Student organizations enhance graduate’s college experience
Published May 2017
Bethany Erickson always wants to be learning, improving and helping other people. So she planned accordingly during her time at NDSU.
In addition to studying ag economics, Erickson held leadership roles in several student organizations, worked, interned and volunteered in the community. It led to some jam-packed days, but it also provided a well-rounded college experience that prepared her for success after graduation.
“You feel like you are more part of the campus and community when you get involved,” said Erickson, who graduates this spring. “It’s given me a lot of great experiences. Student organizations were a major highlight of my time at NDSU.”
Erickson was a member and vice president of the Agri-Business Club. She was active in the NDSU Society of Collegiate Scholars, Phi Eta Sigma National Honor Society, NDSU Agronomy Club, NDSU Crops Judging Team and NDSU Ag Ambassadors. She also volunteered at The Dorothy Day House, Great Plains Food Bank and the Emergency Food Pantry in Fargo.
Each of the experiences broadened her world view and strengthened her career skills. “I learned time management, how to talk to employers, public-speaking techniques and was able to network with a lot of different people,” she said. “I’ll use a lot of what I learned in my career.”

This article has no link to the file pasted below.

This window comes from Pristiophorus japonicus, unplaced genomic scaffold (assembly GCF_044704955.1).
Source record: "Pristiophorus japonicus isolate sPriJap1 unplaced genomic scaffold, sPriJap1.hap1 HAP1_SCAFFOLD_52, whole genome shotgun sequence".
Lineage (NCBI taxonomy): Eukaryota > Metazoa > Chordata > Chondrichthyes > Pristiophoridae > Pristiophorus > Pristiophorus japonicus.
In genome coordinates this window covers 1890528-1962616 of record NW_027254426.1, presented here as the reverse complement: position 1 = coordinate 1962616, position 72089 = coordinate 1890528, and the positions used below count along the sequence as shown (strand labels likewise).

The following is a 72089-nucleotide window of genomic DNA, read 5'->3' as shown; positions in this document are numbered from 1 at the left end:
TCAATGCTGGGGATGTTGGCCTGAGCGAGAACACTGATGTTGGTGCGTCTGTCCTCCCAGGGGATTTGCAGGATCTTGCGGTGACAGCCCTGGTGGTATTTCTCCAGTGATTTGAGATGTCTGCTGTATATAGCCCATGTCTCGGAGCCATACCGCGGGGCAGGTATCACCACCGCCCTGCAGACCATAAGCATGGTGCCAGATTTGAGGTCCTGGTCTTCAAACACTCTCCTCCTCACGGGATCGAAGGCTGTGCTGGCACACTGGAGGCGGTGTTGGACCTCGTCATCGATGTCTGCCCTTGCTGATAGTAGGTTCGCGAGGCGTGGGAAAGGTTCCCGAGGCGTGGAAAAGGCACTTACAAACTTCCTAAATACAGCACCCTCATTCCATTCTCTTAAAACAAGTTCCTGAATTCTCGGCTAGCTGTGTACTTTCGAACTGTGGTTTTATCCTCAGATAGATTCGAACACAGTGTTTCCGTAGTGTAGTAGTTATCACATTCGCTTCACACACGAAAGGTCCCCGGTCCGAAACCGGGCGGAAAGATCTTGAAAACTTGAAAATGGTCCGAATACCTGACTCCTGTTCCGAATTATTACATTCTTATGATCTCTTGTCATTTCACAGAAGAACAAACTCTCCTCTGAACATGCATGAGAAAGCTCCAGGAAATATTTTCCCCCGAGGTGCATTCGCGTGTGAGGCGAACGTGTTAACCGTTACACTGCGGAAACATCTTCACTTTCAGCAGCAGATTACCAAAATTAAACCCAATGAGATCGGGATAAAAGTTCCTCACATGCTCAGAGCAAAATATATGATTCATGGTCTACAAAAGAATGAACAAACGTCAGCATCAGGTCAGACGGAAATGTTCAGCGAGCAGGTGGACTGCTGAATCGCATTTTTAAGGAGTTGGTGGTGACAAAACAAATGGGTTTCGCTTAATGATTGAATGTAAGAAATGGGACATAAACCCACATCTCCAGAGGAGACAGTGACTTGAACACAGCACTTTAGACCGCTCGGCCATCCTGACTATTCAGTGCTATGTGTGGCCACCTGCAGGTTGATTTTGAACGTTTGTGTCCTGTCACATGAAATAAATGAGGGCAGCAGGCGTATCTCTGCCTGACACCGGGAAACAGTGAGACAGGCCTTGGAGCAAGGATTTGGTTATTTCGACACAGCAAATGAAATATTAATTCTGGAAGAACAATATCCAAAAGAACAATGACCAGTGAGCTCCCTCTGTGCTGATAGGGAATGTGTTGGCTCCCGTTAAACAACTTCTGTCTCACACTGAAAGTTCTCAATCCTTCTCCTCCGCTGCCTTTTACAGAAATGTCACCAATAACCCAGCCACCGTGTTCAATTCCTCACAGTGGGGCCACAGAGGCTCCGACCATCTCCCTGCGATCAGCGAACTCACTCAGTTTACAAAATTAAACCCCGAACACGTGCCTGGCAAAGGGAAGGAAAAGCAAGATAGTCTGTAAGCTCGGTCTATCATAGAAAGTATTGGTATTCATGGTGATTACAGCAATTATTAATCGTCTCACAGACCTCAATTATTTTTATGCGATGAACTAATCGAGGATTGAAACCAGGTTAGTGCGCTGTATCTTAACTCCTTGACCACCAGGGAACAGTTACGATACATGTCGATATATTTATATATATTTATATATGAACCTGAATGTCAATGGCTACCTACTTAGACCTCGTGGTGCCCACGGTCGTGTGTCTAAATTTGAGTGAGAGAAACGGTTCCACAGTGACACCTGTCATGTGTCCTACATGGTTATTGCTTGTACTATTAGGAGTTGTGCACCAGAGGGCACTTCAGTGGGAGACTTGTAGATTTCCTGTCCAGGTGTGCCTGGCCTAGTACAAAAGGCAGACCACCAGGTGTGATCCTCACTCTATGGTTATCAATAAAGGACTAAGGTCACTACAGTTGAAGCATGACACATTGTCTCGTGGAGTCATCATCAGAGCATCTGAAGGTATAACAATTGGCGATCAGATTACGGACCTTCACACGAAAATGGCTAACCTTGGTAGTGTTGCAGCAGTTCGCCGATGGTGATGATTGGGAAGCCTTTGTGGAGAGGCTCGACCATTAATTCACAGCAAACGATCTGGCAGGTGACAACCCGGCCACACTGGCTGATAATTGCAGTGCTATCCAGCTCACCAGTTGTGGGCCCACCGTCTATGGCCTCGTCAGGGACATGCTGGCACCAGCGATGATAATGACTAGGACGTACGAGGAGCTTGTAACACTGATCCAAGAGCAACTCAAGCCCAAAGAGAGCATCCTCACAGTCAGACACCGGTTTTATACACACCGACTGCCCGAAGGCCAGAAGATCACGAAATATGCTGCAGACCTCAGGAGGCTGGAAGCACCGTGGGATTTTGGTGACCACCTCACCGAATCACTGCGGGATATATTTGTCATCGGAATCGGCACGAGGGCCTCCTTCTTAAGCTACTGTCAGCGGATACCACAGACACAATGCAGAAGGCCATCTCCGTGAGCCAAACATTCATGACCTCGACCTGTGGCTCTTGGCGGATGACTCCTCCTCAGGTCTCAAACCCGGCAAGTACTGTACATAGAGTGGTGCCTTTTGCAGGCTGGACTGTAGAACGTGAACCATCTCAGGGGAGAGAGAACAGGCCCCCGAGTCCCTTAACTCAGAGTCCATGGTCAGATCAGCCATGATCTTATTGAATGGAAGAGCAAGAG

Erickson’s work-study job also enhanced her campus experience. She was a research assistant on Xiwen Cai’s Wheat Genetics and Cytology project for four years.
Erickson has accepted a position with BASF, a world-leading chemical company which plays a key role in several industries. She will spend about 18 months in the company’s training program, including a stint in North Carolina, before becoming a business representative. She’ll help agriculture retailers and growers find personalized solutions to their ag-related problems. Erickson was an intern for BASF in central Illinois last summer, a position she heard about from a friend in the NDSU Agronomy Club.
"Farmers don't just want you to sell them a product; they want to know you're there as a partner in their operation for the long run. Trust is the key to creating and maintaining good relationships," said Erickson, who is from Roseau, Minnesota. "I've always wanted to be that person. Now I'll actually get the chance to do so."